Development of semisolid self-microemulsifying drug delivery systems (SMEDDSs) filled in hard capsules for oral delivery of aciclovir

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Abstract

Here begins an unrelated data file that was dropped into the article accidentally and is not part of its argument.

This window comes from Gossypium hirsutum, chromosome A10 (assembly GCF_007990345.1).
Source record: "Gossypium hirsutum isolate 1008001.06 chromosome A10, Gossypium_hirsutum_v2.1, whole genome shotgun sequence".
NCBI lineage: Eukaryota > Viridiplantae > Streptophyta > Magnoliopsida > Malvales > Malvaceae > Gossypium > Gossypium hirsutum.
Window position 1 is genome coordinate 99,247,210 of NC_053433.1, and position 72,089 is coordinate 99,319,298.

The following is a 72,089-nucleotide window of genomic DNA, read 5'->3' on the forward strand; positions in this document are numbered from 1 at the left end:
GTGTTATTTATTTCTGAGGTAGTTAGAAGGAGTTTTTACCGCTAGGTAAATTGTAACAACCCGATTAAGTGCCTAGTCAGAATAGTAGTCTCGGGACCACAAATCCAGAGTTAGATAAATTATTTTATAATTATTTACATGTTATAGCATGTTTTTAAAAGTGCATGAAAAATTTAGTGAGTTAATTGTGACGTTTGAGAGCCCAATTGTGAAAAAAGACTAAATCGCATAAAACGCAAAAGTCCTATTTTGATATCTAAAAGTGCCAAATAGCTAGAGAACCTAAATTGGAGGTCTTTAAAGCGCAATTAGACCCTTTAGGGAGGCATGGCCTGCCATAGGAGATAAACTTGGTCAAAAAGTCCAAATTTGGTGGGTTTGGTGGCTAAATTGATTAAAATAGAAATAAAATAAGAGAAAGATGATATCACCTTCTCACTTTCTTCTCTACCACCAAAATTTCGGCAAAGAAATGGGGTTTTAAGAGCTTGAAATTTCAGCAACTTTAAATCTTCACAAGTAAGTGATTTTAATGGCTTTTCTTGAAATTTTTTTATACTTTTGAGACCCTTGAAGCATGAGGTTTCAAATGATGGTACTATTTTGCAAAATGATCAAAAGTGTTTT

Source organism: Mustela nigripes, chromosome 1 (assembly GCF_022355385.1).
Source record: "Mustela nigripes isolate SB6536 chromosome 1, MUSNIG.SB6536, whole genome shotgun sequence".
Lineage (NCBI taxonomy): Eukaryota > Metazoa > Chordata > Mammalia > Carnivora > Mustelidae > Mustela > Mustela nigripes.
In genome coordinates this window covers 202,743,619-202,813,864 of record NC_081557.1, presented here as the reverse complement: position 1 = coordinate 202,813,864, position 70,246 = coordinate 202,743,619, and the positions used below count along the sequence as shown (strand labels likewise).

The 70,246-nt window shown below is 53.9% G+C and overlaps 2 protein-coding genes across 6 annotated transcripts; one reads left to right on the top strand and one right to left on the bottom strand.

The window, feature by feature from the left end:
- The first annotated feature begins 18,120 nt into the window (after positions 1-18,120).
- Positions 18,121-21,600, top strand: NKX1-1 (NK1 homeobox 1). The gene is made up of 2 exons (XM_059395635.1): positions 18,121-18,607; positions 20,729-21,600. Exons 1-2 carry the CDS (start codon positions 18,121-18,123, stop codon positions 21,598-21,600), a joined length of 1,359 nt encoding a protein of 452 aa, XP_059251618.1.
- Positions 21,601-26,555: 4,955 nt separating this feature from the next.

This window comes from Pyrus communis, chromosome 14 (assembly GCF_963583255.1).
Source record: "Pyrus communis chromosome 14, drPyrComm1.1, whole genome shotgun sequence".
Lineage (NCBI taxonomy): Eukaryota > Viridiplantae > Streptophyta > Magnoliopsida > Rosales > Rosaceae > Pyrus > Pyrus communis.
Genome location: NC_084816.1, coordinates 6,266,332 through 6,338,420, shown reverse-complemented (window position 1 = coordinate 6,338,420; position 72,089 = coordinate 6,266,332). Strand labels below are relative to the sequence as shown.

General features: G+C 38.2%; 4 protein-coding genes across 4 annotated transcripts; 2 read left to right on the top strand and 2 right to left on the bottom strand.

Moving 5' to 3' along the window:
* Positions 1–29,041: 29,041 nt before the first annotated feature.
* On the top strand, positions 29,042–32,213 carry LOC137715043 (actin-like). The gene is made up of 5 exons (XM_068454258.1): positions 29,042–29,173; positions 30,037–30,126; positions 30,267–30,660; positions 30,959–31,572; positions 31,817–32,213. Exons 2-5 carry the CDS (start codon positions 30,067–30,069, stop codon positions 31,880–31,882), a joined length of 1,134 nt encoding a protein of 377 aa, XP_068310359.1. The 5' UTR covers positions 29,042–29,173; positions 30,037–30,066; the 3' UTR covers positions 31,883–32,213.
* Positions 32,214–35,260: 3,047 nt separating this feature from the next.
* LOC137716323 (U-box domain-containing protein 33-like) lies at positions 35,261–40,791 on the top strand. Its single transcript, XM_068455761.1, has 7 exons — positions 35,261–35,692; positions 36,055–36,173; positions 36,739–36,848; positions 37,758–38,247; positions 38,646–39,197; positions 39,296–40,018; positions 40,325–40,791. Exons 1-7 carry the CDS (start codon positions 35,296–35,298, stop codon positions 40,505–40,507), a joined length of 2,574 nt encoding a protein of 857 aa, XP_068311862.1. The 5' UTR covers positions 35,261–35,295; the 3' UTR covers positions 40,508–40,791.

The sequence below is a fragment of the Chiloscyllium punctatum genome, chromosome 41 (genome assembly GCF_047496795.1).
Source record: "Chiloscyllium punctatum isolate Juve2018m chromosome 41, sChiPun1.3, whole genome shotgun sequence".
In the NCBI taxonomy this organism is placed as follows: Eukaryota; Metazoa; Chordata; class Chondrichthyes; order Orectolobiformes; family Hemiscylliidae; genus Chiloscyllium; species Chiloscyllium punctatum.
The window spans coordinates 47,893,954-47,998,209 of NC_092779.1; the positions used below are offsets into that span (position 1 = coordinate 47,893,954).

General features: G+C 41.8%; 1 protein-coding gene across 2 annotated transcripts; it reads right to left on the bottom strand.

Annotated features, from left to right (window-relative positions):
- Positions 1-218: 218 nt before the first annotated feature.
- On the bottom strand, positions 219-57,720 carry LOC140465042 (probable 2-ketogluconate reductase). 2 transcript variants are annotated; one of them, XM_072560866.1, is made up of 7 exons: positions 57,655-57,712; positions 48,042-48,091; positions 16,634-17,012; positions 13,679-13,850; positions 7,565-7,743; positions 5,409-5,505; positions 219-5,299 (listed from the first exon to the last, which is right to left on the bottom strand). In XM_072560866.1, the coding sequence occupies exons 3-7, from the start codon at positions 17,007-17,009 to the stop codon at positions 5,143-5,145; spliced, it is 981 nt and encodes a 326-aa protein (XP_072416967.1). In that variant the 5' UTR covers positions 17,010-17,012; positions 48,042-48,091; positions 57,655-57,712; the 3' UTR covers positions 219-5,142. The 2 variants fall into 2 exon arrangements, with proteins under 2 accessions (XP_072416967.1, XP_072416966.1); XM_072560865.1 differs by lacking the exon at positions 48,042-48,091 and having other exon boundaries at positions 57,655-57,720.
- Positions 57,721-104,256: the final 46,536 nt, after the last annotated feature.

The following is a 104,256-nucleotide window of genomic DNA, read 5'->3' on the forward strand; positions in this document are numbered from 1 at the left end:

The study aimed to develop semisolid self-microemulsifying drug delivery systems (SMEDDSs) as carriers for oral delivery of aciclovir in hard hydroxypropylmethyl cellulose (HPMC) capsules. Six self-dispersing systems (SD1-SD6) were prepared by loading aciclovir into the semisolid formulations consisting of medium chain length triglycerides (lipid), macrogolglycerol hydroxystearate (surfactant), polyglyceryl-3-dioleate (cosurfactant), glycerol (hydrophilic cosolvent), and macrogol 8000 (viscosity modifier). Their characterization was performed in order to identify the semisolid system with rheological behaviour suitable for filling in hard HPMC capsules and fast dispersibility in acidic and alkaline aqueous media with formation of oil-in-water microemulsions. The optimal SMEDDS was loaded with aciclovir at two levels (2% and 33.33%) and morphology and aqueous dispersibility of the obtained systems were examined by applying light microscopy and photon correlation spectroscopy (PCS), respectively. The assessment of diffusivity of aciclovir from the SMEDDSs by using an enhancer cell model, showed that it was increased at a higher drug loading. Differential scanning calorimetry (DSC) analysis indicated that the SMEDDSs were semisolids at temperatures up to 50 °C and physically stable and compatible with HPMC capsules for 3 months storage at 25 °C and 4 °C. The results of in vitro release study revealed that the designed solid dosage form based on the semisolid SMEDDS loaded with the therapeutic dose of 200 mg, may control partitioning of the solubilized drug from in situ formed oil-in-water microemulsion carrier into the sorrounding aqueous media, and hence decrease the risk for precipitation of the drug.

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